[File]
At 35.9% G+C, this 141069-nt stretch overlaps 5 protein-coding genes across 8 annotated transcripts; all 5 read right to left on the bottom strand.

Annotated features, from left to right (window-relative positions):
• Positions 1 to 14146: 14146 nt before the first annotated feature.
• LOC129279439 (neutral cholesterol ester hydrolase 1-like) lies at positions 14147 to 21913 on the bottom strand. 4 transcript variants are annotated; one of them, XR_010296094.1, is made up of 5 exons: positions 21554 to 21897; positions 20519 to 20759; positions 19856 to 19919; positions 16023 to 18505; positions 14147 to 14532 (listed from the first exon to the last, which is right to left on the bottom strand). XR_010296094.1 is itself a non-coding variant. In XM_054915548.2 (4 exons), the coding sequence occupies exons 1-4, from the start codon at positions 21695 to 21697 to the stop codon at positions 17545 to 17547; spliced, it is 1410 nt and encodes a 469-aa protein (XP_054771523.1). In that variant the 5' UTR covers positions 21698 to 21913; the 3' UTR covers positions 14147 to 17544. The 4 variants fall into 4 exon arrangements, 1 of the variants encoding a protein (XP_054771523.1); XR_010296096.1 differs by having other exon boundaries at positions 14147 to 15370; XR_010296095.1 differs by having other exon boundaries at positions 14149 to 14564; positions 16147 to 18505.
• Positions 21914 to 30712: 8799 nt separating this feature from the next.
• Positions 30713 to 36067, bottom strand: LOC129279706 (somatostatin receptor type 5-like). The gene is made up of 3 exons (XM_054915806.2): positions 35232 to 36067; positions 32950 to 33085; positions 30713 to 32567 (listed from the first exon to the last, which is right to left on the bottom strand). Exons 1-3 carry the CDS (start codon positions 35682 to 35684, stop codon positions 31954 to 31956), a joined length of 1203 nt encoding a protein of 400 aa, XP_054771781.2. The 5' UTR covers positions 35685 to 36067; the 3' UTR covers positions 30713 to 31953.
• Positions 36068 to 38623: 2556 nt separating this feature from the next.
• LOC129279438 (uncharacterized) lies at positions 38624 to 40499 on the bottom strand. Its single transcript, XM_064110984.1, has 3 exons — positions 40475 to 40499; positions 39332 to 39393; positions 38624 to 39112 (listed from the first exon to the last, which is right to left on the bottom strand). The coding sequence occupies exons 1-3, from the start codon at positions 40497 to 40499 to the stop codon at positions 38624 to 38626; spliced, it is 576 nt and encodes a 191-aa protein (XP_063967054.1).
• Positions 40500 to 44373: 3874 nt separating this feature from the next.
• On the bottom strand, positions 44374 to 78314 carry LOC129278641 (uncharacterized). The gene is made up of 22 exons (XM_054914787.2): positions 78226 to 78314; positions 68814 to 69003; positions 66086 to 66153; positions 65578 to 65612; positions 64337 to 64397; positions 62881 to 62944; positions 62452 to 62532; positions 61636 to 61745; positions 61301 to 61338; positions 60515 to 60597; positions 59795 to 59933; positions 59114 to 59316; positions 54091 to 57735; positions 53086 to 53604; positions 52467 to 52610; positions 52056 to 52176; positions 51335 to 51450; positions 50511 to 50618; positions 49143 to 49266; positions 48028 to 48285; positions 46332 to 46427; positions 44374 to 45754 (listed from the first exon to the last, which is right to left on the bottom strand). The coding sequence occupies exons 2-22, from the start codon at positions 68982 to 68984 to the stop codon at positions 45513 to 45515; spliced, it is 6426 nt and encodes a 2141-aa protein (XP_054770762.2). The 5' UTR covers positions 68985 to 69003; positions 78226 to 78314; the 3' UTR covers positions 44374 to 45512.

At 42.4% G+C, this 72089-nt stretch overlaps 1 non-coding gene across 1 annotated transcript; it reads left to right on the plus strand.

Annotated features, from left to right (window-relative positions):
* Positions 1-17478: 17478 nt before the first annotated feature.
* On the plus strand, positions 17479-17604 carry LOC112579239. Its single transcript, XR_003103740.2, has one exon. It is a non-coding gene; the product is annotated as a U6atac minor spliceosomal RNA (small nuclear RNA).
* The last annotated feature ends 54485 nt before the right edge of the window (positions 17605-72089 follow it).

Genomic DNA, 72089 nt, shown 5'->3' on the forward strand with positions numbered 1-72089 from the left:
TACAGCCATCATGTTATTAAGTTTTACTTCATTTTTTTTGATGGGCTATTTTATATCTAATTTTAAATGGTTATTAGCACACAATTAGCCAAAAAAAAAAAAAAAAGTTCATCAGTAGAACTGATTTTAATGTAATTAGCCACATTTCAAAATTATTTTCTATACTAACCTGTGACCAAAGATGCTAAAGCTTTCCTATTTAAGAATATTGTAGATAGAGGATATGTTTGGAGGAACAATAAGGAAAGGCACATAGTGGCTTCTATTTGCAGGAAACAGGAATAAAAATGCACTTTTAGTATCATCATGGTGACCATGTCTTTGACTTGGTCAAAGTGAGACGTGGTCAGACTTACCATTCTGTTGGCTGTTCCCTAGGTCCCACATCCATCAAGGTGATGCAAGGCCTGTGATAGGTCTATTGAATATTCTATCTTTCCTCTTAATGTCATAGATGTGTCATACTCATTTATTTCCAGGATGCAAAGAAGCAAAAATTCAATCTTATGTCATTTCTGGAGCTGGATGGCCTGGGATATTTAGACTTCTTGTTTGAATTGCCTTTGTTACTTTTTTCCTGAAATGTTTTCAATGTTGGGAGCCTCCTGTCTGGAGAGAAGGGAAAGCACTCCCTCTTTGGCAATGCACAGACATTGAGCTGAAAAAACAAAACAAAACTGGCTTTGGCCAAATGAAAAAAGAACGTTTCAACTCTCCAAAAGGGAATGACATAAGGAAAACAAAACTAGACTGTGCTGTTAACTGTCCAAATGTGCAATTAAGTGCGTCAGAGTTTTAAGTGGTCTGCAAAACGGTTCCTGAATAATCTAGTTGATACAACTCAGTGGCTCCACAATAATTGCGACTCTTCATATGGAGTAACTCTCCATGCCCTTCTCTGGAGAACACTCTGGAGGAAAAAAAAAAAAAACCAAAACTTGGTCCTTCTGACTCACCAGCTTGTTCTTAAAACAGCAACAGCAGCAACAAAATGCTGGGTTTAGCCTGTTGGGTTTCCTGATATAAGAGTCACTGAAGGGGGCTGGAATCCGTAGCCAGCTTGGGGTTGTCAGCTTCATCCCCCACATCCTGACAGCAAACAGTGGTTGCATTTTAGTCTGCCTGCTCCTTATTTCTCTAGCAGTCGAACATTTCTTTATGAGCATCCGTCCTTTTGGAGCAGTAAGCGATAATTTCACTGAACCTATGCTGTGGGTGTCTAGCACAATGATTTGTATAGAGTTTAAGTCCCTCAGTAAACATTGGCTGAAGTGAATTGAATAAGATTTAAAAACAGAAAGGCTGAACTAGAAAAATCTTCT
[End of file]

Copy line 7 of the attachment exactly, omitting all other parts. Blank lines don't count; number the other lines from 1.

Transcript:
• Positions 36068 to 38623: 2556 nt separating this feature from the next.